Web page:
Affixation occurs when a bound morpheme is attached to a root morpheme. ... Bound morphemes can only occur when attached to root morphemes. ... This article or section does not cite its references or sources. ... A dependent-marking language is one where the grammatical marks showing relations between different constituents of a phrase tend to be placed on the dependents or modifiers, rather than the heads or nuclei, of the phrase in question. ... This article does not cite its references or sources. ... A double-marking language is one where the grammatical marks showing relations between different constituents of a phrase tend to be placed on both the heads (or nuclei) of the phrase in question, and on the modifiers or dependents. ... A head-marking language is one where the grammatical marks showing relations between different constituents of a phrase tend to be placed on the heads (or nuclei) of the phrase in question, rather than the modifiers or dependents. ... This article is about inflection in linguistics. ... Medical terminology is a process of accurately describing the human body and associated components, conditions, processes and procedures in a science based manner. ... Morphological typology was developed by brothers Friedrich and August von Schlegel. ... Morphology, broadly, is the study of form or structure. ... Nonconcatenative morphology is an account of morphology developed in the 1980s by J. J. McCarthy and inspired by Autosegmental phonology. ... In linguistics, declension is a feature of inflected languages: generally, the alteration of a noun to indicate its grammatical role. ... Reduplication, in linguistics, is a morphological process in which the root or stem of a word, or only part of it, is repeated. ... In generative morphology, the righthand head rule is a rule of grammar that specifies that the rightmost morpheme in a morphological structure is always the head. ... The root is the primary lexical unit of a word, which carries the most significant aspects of semantic content and cannot be reduced into smaller constituents. ... The syntactic hierarchy (from smaller to larger units) is as follows: Morpheme Word Phrase Sentence (clause) Text The term morpho-syntactic hierarchy is a synonym. ... In the context of linguistic morphology, an uninflected word is a word that has no morphological marks (inflection) such as affixes, Umlaut, Ablaut, consonant gradation, etc. ... An unpaired word is one that, according to the usual rules of the language, would appear to have a related word but does not. ... A zero-marking language is one where there tend to be no grammatical marks on either the dependents or modifiers or the heads or nuclei showing the relationship between different constituents of a phrase. ...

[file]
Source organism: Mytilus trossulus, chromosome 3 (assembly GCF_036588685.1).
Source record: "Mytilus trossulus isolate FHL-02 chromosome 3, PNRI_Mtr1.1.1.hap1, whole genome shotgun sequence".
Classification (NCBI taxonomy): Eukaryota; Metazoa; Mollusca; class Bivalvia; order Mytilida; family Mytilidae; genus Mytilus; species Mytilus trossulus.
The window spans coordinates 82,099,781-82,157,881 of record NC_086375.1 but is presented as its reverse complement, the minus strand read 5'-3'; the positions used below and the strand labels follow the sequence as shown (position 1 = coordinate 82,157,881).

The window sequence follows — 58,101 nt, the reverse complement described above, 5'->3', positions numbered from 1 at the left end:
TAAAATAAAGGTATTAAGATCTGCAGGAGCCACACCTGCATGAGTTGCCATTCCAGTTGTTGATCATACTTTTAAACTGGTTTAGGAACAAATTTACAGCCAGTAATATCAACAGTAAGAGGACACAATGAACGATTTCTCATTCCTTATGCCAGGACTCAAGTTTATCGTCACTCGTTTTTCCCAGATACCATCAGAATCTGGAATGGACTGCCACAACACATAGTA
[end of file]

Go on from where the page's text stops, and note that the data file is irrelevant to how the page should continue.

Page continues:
(Abbreviations: CUP = Cambridge: Cambridge University Press; UP = University Press)
  • Anderson, Stephen R. (1992). A-Morphous Morphology. Cambridge: CUP.
  • Aronoff, Mark (1993). Morphology by Itself. Cambridge, MA: MIT Press.
  • Beard, Robert (1995). Lexeme-Morpheme Base Morphology. Albany, N.Y.: State University of New York Press. ISBN 0-7914-2471-5.
  • Bauer, Laurie. (2003). Introducing linguistic morphology (2nd ed.). Washington, D.C.: Georgetown University Press. ISBN 0-87840-343-4.
  • Bauer, Laurie. (2004). A glossary of morphology. Washington, D.C.: Georgetown UP.
  • Bubenik, Vit. (1999). An introduction to the study of morphology. LINCON coursebooks in linguistics, 07. Muenchen: LINCOM Europa. ISBN 3-89586-570-2.
  • Foley, William A. (1998) "Symmetrical Voice Systems and Precategoriality in Philippine Languages". Workshop: Voice and Grammatical Functions in Austronesian. University of Sydney.